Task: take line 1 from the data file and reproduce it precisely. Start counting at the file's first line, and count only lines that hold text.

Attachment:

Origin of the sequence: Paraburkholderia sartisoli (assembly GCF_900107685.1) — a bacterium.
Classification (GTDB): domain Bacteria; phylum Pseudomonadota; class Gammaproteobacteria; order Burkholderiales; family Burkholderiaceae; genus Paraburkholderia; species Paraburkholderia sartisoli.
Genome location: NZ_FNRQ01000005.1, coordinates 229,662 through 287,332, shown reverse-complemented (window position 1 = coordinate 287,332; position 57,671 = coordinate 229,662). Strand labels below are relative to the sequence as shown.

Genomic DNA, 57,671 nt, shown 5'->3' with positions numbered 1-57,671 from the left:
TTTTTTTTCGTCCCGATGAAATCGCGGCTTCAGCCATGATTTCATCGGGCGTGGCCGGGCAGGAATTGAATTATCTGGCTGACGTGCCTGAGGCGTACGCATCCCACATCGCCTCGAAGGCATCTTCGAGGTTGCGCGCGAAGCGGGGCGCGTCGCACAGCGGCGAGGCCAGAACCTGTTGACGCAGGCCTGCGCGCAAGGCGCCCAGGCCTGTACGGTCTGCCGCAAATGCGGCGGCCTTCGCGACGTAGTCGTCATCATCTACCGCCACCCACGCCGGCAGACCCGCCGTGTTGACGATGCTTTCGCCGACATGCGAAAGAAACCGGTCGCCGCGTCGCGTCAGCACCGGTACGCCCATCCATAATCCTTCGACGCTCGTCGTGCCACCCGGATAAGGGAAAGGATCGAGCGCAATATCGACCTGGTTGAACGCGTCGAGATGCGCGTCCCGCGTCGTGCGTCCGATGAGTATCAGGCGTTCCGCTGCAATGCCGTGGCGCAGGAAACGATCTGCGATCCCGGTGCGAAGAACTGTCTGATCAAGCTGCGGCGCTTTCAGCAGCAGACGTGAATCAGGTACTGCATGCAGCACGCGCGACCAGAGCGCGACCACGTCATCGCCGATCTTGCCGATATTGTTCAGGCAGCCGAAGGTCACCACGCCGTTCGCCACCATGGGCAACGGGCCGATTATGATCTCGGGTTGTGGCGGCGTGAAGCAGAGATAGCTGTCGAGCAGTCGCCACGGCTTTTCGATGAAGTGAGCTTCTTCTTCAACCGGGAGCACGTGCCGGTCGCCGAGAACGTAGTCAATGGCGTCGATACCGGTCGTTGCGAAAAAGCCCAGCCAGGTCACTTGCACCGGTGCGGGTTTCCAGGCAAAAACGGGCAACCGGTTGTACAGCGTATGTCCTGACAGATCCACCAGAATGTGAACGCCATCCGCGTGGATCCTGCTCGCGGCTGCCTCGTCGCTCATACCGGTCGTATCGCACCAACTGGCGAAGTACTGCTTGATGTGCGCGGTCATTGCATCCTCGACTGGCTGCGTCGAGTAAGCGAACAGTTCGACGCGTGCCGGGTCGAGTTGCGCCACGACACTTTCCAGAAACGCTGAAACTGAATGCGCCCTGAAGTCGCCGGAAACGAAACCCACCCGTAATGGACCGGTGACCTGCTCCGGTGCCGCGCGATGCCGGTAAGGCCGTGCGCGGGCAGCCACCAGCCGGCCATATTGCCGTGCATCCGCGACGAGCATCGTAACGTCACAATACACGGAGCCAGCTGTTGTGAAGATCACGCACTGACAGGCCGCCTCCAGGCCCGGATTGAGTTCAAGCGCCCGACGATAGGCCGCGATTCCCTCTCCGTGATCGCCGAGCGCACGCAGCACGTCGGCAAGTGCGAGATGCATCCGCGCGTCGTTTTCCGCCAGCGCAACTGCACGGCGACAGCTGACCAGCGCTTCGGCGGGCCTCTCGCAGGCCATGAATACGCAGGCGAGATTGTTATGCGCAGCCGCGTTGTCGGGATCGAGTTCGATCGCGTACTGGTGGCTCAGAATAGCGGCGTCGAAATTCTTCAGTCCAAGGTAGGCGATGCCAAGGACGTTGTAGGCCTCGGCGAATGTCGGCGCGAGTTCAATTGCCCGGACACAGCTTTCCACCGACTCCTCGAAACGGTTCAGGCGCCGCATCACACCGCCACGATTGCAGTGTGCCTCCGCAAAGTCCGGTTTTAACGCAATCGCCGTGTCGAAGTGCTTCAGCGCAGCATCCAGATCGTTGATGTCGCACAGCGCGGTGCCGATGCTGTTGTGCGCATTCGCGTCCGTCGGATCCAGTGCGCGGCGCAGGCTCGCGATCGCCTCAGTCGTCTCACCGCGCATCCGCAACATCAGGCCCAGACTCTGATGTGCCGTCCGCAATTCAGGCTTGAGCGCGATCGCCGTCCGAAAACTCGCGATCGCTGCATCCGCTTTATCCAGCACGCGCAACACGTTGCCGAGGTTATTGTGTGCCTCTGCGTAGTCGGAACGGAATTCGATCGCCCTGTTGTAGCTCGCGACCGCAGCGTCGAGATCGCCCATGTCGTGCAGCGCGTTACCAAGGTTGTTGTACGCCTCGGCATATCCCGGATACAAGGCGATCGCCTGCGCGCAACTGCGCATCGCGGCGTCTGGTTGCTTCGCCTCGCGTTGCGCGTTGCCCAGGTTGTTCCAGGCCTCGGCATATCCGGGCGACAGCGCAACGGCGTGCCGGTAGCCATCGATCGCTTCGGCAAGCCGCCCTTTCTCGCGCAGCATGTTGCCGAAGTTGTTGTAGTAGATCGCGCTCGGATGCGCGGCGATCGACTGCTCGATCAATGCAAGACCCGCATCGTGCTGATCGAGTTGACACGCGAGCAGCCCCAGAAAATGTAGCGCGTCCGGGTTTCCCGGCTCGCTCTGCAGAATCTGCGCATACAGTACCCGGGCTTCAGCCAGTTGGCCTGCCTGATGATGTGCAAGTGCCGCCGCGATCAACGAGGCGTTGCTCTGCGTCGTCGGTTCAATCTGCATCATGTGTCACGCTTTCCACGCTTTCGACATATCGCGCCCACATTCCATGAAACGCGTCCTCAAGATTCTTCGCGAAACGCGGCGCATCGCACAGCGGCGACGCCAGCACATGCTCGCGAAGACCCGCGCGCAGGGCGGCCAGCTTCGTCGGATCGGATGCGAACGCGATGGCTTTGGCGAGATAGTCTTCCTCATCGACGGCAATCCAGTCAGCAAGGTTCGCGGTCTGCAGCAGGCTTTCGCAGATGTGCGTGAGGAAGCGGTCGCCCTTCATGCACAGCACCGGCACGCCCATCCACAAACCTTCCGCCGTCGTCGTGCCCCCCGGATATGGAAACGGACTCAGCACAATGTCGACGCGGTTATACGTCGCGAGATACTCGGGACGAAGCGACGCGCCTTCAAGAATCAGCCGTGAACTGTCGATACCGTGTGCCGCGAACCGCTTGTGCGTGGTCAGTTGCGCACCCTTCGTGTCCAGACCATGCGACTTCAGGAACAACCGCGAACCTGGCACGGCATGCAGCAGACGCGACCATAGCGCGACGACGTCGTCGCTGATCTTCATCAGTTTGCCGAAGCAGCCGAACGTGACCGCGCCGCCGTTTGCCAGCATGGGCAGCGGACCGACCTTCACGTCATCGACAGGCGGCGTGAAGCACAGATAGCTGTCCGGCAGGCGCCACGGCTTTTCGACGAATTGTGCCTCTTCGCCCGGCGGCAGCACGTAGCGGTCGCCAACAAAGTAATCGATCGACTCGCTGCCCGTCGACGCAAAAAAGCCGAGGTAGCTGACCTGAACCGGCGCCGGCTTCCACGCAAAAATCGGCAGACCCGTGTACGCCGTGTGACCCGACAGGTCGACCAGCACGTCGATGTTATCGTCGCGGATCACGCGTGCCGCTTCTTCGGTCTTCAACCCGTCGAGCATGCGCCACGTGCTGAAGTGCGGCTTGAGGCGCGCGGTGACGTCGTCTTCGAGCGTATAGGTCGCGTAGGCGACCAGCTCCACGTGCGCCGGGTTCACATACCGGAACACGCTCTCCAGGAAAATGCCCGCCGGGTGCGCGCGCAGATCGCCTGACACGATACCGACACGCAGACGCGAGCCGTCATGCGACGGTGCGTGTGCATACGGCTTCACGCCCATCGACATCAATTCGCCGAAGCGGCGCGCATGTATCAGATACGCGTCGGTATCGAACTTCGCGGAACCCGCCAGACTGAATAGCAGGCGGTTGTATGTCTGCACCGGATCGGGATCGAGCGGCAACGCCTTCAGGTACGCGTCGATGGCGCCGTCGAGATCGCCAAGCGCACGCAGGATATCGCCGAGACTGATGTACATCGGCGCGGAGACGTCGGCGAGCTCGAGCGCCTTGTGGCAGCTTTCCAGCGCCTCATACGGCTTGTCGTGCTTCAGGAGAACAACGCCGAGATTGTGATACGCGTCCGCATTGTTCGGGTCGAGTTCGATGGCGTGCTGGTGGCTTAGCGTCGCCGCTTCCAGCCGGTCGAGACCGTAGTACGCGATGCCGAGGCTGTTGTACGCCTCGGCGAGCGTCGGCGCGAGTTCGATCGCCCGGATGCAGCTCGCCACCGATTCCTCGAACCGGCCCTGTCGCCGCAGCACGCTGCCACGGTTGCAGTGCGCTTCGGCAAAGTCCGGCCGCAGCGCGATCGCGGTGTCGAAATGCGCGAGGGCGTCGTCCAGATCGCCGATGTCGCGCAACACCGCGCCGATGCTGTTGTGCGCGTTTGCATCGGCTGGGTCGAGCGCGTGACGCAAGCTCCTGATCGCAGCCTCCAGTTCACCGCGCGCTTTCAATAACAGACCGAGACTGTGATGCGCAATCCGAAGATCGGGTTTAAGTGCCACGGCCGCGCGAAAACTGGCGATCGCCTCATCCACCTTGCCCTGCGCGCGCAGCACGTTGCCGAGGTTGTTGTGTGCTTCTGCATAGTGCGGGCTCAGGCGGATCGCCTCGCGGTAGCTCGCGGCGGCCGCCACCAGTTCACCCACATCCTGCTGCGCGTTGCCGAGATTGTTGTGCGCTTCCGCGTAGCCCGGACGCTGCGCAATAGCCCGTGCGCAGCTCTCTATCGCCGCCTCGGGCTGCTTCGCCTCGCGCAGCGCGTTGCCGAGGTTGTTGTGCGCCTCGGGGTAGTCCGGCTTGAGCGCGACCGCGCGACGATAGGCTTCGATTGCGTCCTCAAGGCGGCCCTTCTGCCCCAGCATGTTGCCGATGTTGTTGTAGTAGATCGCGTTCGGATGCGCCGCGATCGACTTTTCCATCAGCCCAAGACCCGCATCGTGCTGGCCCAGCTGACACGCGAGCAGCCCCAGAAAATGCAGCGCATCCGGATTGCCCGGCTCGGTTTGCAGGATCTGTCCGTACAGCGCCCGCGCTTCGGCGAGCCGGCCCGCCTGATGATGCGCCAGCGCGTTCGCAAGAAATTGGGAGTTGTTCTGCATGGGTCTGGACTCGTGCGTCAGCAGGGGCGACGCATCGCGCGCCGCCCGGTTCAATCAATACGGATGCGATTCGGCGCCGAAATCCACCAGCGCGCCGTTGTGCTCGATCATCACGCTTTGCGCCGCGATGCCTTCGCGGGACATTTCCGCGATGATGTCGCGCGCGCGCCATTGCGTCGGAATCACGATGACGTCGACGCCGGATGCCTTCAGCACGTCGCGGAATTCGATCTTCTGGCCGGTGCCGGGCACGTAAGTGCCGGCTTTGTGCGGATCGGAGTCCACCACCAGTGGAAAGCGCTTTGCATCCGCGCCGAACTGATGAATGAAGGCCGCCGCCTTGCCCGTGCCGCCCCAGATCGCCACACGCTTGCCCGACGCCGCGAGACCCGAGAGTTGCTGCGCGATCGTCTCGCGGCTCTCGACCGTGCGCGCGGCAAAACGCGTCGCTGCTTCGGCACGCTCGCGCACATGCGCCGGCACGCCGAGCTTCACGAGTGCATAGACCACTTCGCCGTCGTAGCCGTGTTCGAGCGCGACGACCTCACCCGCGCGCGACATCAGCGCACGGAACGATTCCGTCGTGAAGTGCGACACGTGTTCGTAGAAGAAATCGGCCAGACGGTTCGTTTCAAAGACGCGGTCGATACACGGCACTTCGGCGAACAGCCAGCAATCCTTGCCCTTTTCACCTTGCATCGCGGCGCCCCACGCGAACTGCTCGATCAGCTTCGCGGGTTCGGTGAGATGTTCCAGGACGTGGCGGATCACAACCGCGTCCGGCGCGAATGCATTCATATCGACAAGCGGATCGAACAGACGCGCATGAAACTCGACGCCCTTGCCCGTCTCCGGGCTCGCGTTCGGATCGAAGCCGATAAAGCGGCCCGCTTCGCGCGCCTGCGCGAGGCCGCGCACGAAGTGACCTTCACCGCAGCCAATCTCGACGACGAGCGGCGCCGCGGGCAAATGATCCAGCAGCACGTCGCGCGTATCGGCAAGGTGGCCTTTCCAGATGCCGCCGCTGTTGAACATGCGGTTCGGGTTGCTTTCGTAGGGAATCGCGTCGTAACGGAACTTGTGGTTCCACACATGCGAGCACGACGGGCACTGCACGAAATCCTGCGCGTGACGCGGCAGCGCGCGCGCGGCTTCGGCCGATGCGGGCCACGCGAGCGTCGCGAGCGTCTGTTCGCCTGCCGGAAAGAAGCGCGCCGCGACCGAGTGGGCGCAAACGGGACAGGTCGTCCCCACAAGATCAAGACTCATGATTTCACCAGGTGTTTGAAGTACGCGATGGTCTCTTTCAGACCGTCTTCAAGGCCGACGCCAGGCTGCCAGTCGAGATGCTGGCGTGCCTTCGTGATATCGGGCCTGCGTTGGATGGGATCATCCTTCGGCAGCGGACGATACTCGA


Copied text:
Origin of the sequence: Paraburkholderia sartisoli (assembly GCF_900107685.1) — a bacterium.